Other News

The new Biden administration is facing several challenges as it takes office. In civil space, the administration will have to decide how it wants to change the schedule or other aspects of the Artemis lunar exploration program, as well as how to implement a transition of space traffic management responsibilities to the Commerce Department. In national security space, the administration will have to address the growth of the Space Force and modernization of launch vehicles and spacecraft systems. [SpaceNews]

The White House's first small step in space involves a moon rock. The Oval Office now has a moon rock on a bookshelf, intended to represent "the ambition and accomplishments of earlier generations" and Biden's interest in science. The moon rock is believed to be one that NASA gave to the White House in 1999 to mark the 30th anniversary of Apollo 11. NASA astronauts currently on the ISS also provided a video message for a celebration of the inauguration Wednesday evening. [Washington Post]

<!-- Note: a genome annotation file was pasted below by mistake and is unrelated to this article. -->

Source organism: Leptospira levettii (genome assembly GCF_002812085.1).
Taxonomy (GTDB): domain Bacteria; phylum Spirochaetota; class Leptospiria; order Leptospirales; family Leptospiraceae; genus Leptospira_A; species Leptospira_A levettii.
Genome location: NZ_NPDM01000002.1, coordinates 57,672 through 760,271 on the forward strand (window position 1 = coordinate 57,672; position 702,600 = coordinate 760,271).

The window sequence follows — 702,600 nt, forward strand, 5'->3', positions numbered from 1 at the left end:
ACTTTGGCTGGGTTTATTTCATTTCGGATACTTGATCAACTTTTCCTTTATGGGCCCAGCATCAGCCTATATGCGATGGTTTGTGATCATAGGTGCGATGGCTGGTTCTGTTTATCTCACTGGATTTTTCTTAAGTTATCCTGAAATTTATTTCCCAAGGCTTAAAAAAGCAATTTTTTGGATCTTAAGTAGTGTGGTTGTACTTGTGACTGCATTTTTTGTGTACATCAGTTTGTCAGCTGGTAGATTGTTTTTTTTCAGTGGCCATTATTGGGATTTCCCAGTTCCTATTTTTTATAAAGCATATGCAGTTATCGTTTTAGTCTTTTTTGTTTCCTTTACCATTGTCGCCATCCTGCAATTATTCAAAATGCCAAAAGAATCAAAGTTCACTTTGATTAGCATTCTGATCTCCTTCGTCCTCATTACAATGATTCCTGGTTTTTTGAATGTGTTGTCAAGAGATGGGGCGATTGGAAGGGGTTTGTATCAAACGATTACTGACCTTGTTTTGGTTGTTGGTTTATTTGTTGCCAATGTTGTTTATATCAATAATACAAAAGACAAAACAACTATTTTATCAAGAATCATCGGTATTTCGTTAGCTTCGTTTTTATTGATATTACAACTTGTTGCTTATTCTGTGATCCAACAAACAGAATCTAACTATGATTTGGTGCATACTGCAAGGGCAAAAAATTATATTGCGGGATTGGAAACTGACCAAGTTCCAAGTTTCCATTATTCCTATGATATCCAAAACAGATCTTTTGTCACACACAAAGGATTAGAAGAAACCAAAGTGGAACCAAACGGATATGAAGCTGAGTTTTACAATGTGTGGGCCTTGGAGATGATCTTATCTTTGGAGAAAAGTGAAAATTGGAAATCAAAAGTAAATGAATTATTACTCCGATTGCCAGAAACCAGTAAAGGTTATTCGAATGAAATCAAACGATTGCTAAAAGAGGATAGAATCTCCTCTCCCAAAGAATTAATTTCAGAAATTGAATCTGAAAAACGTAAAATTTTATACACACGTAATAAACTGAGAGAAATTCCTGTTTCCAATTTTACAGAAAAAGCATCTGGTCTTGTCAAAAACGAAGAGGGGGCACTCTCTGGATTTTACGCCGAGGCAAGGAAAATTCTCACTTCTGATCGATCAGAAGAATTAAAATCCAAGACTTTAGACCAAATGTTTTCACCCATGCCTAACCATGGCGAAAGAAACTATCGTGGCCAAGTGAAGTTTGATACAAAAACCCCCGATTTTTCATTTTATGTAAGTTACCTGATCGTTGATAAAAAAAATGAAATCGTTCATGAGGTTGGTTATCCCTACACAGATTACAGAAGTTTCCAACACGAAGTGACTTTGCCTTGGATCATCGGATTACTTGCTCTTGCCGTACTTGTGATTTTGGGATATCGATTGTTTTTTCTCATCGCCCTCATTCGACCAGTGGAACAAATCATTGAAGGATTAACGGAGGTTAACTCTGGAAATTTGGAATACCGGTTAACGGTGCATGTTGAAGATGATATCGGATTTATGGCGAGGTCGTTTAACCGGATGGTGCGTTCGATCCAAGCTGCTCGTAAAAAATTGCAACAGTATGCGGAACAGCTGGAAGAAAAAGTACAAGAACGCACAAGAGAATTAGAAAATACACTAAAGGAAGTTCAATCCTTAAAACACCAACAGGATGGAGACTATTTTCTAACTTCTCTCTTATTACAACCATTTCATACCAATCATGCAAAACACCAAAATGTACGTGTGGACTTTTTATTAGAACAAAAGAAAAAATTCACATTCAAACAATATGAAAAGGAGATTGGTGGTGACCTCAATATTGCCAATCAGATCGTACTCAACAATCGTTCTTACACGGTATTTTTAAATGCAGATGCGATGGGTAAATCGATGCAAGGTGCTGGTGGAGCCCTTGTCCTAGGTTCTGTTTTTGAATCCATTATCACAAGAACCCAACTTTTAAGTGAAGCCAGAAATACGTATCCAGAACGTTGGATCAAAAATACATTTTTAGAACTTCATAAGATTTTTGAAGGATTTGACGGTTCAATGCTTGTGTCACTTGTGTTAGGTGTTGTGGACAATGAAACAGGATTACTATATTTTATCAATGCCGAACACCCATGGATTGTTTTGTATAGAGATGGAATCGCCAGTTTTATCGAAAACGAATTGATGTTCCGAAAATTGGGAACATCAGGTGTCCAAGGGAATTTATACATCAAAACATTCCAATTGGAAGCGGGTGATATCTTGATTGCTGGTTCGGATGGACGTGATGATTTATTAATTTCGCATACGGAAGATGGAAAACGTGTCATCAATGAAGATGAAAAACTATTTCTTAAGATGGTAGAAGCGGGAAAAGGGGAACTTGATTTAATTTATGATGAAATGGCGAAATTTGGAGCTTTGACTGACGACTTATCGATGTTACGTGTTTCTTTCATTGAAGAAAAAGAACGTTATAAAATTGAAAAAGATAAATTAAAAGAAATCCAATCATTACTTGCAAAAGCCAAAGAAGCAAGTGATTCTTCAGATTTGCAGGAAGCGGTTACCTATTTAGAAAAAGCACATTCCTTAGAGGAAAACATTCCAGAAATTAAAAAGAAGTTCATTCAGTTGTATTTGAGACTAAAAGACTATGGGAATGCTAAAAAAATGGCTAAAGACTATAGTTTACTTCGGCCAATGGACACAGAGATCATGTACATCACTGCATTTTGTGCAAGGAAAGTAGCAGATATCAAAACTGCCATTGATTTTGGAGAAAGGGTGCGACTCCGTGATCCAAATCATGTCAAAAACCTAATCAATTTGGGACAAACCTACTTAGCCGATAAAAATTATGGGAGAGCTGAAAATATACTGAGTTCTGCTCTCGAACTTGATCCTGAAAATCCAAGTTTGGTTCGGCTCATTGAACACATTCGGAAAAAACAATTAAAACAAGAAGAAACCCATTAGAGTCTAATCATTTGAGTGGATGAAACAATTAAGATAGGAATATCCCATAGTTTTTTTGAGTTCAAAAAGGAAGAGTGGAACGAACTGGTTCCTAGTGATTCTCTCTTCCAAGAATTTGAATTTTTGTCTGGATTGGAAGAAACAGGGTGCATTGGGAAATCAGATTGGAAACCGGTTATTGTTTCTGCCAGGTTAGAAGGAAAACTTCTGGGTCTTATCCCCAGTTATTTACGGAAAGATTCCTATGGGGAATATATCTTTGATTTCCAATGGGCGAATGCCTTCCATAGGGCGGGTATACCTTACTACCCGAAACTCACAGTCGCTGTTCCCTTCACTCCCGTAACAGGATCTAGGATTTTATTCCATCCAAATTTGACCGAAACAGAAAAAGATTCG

NASA may be scaling back its presence in Russia. Russian sources said that NASA is considering reducing the number of employees at the Star City cosmonaut training center and an office in Moscow, and end its permanent presence at a biomedical facility. The moves are reportedly because NASA no longer plans to purchase seats on Russian Soyuz spacecraft, although the agency has stated its desire to barter seats on its commercial crew spacecraft for Soyuz seats. That's intended to ensure there will always be Americans and Russians on the ISS in the event one spacecraft is grounded. [Sputnik]